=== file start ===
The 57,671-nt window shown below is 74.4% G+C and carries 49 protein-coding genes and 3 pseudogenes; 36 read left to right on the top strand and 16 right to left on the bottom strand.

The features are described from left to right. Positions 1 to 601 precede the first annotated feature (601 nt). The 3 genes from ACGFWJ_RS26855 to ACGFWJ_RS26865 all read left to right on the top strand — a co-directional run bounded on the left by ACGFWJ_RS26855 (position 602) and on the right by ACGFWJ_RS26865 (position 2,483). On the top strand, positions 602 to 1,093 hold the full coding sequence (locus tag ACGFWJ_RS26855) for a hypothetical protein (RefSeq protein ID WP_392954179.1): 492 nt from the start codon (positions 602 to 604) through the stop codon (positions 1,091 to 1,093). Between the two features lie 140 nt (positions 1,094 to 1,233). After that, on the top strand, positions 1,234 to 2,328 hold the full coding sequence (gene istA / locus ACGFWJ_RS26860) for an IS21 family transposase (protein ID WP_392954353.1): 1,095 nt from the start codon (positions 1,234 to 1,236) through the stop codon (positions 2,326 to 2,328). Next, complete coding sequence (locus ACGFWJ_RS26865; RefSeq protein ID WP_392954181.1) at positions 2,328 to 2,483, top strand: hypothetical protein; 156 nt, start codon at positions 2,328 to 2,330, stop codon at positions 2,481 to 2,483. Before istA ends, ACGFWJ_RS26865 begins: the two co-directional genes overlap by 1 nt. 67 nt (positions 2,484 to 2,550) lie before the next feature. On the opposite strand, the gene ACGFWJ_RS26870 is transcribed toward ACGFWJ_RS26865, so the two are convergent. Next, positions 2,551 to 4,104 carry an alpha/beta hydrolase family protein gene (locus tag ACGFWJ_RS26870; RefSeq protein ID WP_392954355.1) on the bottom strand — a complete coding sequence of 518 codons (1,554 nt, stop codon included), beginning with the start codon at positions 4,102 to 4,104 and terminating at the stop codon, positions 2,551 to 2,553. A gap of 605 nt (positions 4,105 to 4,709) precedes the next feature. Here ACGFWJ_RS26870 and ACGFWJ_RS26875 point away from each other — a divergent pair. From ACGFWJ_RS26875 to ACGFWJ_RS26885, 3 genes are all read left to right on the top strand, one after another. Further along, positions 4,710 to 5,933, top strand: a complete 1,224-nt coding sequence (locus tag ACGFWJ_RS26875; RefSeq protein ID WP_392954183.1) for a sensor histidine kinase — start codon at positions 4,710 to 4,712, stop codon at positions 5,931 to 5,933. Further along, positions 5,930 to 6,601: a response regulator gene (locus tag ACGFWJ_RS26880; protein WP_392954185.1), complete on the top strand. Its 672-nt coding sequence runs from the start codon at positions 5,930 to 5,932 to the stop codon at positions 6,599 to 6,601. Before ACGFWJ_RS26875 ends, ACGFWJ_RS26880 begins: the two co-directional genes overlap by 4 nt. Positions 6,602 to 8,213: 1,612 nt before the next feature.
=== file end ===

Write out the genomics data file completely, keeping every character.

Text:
The 57,671-nt window shown below is 74.4% G+C and carries 49 protein-coding genes and 3 pseudogenes; 36 read left to right on the top strand and 16 right to left on the bottom strand.

The features are described from left to right. Positions 1 to 601 precede the first annotated feature (601 nt). The 3 genes from ACGFWJ_RS26855 to ACGFWJ_RS26865 all read left to right on the top strand — a co-directional run bounded on the left by ACGFWJ_RS26855 (position 602) and on the right by ACGFWJ_RS26865 (position 2,483). On the top strand, positions 602 to 1,093 hold the full coding sequence (locus tag ACGFWJ_RS26855) for a hypothetical protein (RefSeq protein ID WP_392954179.1): 492 nt from the start codon (positions 602 to 604) through the stop codon (positions 1,091 to 1,093). Between the two features lie 140 nt (positions 1,094 to 1,233). After that, on the top strand, positions 1,234 to 2,328 hold the full coding sequence (gene istA / locus ACGFWJ_RS26860) for an IS21 family transposase (protein ID WP_392954353.1): 1,095 nt from the start codon (positions 1,234 to 1,236) through the stop codon (positions 2,326 to 2,328). Next, complete coding sequence (locus ACGFWJ_RS26865; RefSeq protein ID WP_392954181.1) at positions 2,328 to 2,483, top strand: hypothetical protein; 156 nt, start codon at positions 2,328 to 2,330, stop codon at positions 2,481 to 2,483. Before istA ends, ACGFWJ_RS26865 begins: the two co-directional genes overlap by 1 nt. 67 nt (positions 2,484 to 2,550) lie before the next feature. On the opposite strand, the gene ACGFWJ_RS26870 is transcribed toward ACGFWJ_RS26865, so the two are convergent. Next, positions 2,551 to 4,104 carry an alpha/beta hydrolase family protein gene (locus tag ACGFWJ_RS26870; RefSeq protein ID WP_392954355.1) on the bottom strand — a complete coding sequence of 518 codons (1,554 nt, stop codon included), beginning with the start codon at positions 4,102 to 4,104 and terminating at the stop codon, positions 2,551 to 2,553. A gap of 605 nt (positions 4,105 to 4,709) precedes the next feature. Here ACGFWJ_RS26870 and ACGFWJ_RS26875 point away from each other — a divergent pair. From ACGFWJ_RS26875 to ACGFWJ_RS26885, 3 genes are all read left to right on the top strand, one after another. Further along, positions 4,710 to 5,933, top strand: a complete 1,224-nt coding sequence (locus tag ACGFWJ_RS26875; RefSeq protein ID WP_392954183.1) for a sensor histidine kinase — start codon at positions 4,710 to 4,712, stop codon at positions 5,931 to 5,933. Further along, positions 5,930 to 6,601: a response regulator gene (locus tag ACGFWJ_RS26880; protein WP_392954185.1), complete on the top strand. Its 672-nt coding sequence runs from the start codon at positions 5,930 to 5,932 to the stop codon at positions 6,599 to 6,601. Before ACGFWJ_RS26875 ends, ACGFWJ_RS26880 begins: the two co-directional genes overlap by 4 nt. Positions 6,602 to 8,213: 1,612 nt before the next feature.